Suppliers fear trade investment budgets are out of control. But they can get a grip on their spending. Julian Hunt reports

It’s easy to see why the board members are so concerned. When we asked top managers who sit on our manufacturers’ reader panel about trade investment, a disturbing picture began to emerge.

Those quizzed knew they were spending a lot of money on it - with almost half saying it was between 15% and 25% of turnover. Many admitted they probably spent far too much - particularly on wasteful promotions. Unfortunately, they felt they had little choice but to continue investing either to meet the (often very conflicting) demands of their retail customers, or to ensure a rival didn’t steal a competitive advantage. That was one reason why almost half our sample felt they would be spending more in the coming year - sometimes at the expense of above-the-line brand support.

As the competitive pressures mount in the grocery sector, it is clear things are not only becoming more complicated, they are also getting a lot more expensive. So how can suppliers maintain some level of control over what is, after all, their biggest expenditure after the cost of goods?

There are no easy answers. But judging by the responses from the suppliers on our panel the smart companies have systems in place to monitor what they are spending with retailers - which is a good start - and have developed internal processes and procedures to ensure they are getting the maximum bangs for their bucks.

For some, control comes through having in place clear guidelines that cover everything from the return on investment required for every piece of activity to the sort of discounts customers can expect from volume efficiencies or collaborative planning. Others say spending with each customer is tracked and then measured to ensure internal budgets and profitability targets for each account are met.

Transparency within the business is also critical. As one supplier says: “We have developed systems that clearly identify all levels of contribution by customer, by range and by line. Regular examination and team discussion give management greater overall ownership and allow us to clearly see how we are running our business.”

It’s all good stuff. But, generally speaking, are grocery suppliers doing enough to take more control of their trade investment? Not according to Adrian Goodliffe, UK managing director of software provider MEI, and David Telford, SAP’s lead business development manager for manufacturing industries.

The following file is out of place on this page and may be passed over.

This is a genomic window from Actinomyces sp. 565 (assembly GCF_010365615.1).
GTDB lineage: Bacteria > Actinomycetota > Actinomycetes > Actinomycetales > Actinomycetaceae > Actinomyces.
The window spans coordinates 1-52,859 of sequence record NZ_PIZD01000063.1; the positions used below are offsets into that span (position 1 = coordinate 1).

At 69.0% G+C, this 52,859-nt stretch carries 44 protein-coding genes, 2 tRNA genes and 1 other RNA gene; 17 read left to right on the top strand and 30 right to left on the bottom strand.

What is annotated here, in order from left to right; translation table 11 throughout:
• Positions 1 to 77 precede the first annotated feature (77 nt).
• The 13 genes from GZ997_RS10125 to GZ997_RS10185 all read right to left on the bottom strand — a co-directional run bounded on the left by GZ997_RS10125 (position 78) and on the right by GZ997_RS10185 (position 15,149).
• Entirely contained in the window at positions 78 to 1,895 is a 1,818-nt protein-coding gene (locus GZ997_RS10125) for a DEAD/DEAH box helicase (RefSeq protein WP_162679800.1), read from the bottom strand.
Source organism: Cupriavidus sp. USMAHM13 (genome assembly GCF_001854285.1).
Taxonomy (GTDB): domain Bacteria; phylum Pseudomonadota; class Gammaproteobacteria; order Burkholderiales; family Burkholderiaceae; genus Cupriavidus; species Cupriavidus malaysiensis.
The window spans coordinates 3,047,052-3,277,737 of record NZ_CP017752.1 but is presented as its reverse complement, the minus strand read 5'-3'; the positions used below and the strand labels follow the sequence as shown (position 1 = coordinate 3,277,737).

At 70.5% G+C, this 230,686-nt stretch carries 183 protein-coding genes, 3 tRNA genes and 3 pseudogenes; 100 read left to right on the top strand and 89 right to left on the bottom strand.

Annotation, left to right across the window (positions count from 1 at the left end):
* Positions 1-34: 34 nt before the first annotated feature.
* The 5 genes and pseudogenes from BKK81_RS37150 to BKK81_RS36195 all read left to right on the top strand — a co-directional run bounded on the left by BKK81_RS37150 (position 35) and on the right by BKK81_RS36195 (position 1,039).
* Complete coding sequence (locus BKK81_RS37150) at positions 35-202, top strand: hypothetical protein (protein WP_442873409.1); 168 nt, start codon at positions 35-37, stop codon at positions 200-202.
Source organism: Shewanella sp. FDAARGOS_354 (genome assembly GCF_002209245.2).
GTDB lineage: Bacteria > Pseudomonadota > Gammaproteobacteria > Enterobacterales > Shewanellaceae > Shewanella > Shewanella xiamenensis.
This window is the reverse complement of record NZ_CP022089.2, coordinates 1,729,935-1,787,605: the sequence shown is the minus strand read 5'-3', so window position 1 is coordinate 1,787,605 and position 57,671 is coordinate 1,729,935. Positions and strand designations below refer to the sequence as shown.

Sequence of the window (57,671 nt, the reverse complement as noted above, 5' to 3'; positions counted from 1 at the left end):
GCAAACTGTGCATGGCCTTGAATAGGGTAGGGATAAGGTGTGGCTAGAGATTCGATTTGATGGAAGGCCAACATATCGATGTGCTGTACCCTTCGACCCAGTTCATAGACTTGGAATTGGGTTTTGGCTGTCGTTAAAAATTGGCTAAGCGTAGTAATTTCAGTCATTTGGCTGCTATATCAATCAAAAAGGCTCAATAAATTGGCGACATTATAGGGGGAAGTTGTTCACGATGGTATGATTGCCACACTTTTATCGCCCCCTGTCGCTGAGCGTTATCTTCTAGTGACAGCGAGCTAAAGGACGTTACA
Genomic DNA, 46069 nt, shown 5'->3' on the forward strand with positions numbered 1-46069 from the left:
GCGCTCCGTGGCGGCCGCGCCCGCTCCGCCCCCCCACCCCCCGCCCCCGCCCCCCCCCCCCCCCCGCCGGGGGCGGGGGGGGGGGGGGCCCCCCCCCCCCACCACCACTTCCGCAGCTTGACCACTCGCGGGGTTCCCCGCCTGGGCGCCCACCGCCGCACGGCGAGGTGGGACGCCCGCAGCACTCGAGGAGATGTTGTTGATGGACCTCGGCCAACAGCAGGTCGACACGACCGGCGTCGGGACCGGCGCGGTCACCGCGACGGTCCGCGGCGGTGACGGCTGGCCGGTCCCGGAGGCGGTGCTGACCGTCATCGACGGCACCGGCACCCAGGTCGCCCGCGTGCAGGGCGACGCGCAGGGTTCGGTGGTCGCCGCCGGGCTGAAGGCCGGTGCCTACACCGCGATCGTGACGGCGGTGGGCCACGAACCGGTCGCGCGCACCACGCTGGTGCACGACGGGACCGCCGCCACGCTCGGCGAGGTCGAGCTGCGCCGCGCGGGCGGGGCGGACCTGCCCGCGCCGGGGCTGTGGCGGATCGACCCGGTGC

They both argue that many suppliers need to rethink working practices that fall into the category of ‘We have always done it that way’. Telford offers an example: “If a factory general manager wants to spend £50k on a bit of kit he often needs to go to a board director for sign off. But a national account manager can spend four times that amount and the level of authorisation is significantly less rigorous.”

Neither man is advocating the role of NAMs should be weakened, but they believe those in the field should have much better information at their disposal and that this sort of information should be accessible by managers across the business.

The problem is that many suppliers are today using systems based on spreadsheets which are manually generated before a promotion and so fail to give real-time analysis before, during and after any activity. These systems only give a two dimensional view of what is happening, Goodliffe warns.

“Lots of these systems get updated on a monthly rather than on a daily basis. But if you are making commitments about the next month you need to know what is happening now. More people - from supply chain to finance to brand marketing - need to be able to access the information so that the whole organisation has a common view of what’s happening.”

Managing trade promotions is all about providing better visibility within a business, says Goodliffe. And he makes another interesting observation: “Whenever you ask ‘How much have you spent on trade promotions this year and with whom?’ it can often take five days or more to pull that figure together.”

MEI and SAP are among a host of firms lining up to sell all sorts of applications that will give the answers to these sorts of questions and, in the process, help suppliers get a grip on their trade investment.

If all this talk of IT solutions turns you off, consider a recent US study conducted by consultancy AMR Research. It says users of even the most basic applications are seeing first-year efficiency gains worth at least 2% of their trade funds. That’s because businesses that can see what is really happening to their trade funds are much better at spotting problem areas, under-performing activities or potential budget overspends.

For a £200m supplier with a £30m trade fund that 2% could be worth £600,000 to the bottom line. Or perhaps the cash could be reinvested to generate top line sales growth at a time when budgets are under pressure?

They’re just the sort of figures you should be thinking about, Mr Sales Director, the next time your board starts questioning whether your trade funds are being well spent.

Listen up, Mr Sales Director. Are you losing control of your trade investment budget? It’s not a question most sales directors would be keen to answer in public. But increasingly, this is what is being asked of them in the boardrooms of manufacturing companies as senior executives take a closer look at the huge amounts of cash being spent to support their business with retailers - and start to question whether the investment is truly effective or just money down the drain.